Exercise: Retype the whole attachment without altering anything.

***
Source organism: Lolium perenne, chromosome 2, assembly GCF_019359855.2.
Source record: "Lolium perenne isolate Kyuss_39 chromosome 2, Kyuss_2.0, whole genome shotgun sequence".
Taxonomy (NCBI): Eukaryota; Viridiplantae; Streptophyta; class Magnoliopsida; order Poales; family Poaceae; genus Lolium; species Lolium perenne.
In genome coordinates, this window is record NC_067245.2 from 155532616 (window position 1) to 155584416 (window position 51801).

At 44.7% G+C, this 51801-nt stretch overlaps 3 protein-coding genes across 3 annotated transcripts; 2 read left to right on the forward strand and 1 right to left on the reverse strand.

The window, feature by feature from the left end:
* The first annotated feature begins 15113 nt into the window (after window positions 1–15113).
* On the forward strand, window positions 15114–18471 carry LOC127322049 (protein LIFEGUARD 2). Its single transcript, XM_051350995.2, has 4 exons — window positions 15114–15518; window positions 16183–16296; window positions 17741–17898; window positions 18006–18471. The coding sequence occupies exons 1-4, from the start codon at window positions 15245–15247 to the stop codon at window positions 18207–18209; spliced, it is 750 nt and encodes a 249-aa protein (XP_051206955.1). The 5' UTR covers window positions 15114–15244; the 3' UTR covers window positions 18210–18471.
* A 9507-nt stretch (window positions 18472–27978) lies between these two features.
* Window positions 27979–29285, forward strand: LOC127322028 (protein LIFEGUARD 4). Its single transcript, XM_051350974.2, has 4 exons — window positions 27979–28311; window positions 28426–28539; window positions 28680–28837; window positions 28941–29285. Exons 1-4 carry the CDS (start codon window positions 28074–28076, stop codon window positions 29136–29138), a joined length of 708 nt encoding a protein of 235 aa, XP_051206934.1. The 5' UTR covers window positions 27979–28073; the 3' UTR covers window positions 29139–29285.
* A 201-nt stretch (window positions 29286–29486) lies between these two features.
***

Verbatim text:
Source organism: Lolium perenne, chromosome 2, assembly GCF_019359855.2.
Source record: "Lolium perenne isolate Kyuss_39 chromosome 2, Kyuss_2.0, whole genome shotgun sequence".
Taxonomy (NCBI): Eukaryota; Viridiplantae; Streptophyta; class Magnoliopsida; order Poales; family Poaceae; genus Lolium; species Lolium perenne.
In genome coordinates, this window is record NC_067245.2 from 155532616 (window position 1) to 155584416 (window position 51801).

At 44.7% G+C, this 51801-nt stretch overlaps 3 protein-coding genes across 3 annotated transcripts; 2 read left to right on the forward strand and 1 right to left on the reverse strand.

The window, feature by feature from the left end:
* The first annotated feature begins 15113 nt into the window (after window positions 1–15113).
* On the forward strand, window positions 15114–18471 carry LOC127322049 (protein LIFEGUARD 2). Its single transcript, XM_051350995.2, has 4 exons — window positions 15114–15518; window positions 16183–16296; window positions 17741–17898; window positions 18006–18471. The coding sequence occupies exons 1-4, from the start codon at window positions 15245–15247 to the stop codon at window positions 18207–18209; spliced, it is 750 nt and encodes a 249-aa protein (XP_051206955.1). The 5' UTR covers window positions 15114–15244; the 3' UTR covers window positions 18210–18471.
* A 9507-nt stretch (window positions 18472–27978) lies between these two features.
* Window positions 27979–29285, forward strand: LOC127322028 (protein LIFEGUARD 4). Its single transcript, XM_051350974.2, has 4 exons — window positions 27979–28311; window positions 28426–28539; window positions 28680–28837; window positions 28941–29285. Exons 1-4 carry the CDS (start codon window positions 28074–28076, stop codon window positions 29136–29138), a joined length of 708 nt encoding a protein of 235 aa, XP_051206934.1. The 5' UTR covers window positions 27979–28073; the 3' UTR covers window positions 29139–29285.
* A 201-nt stretch (window positions 29286–29486) lies between these two features.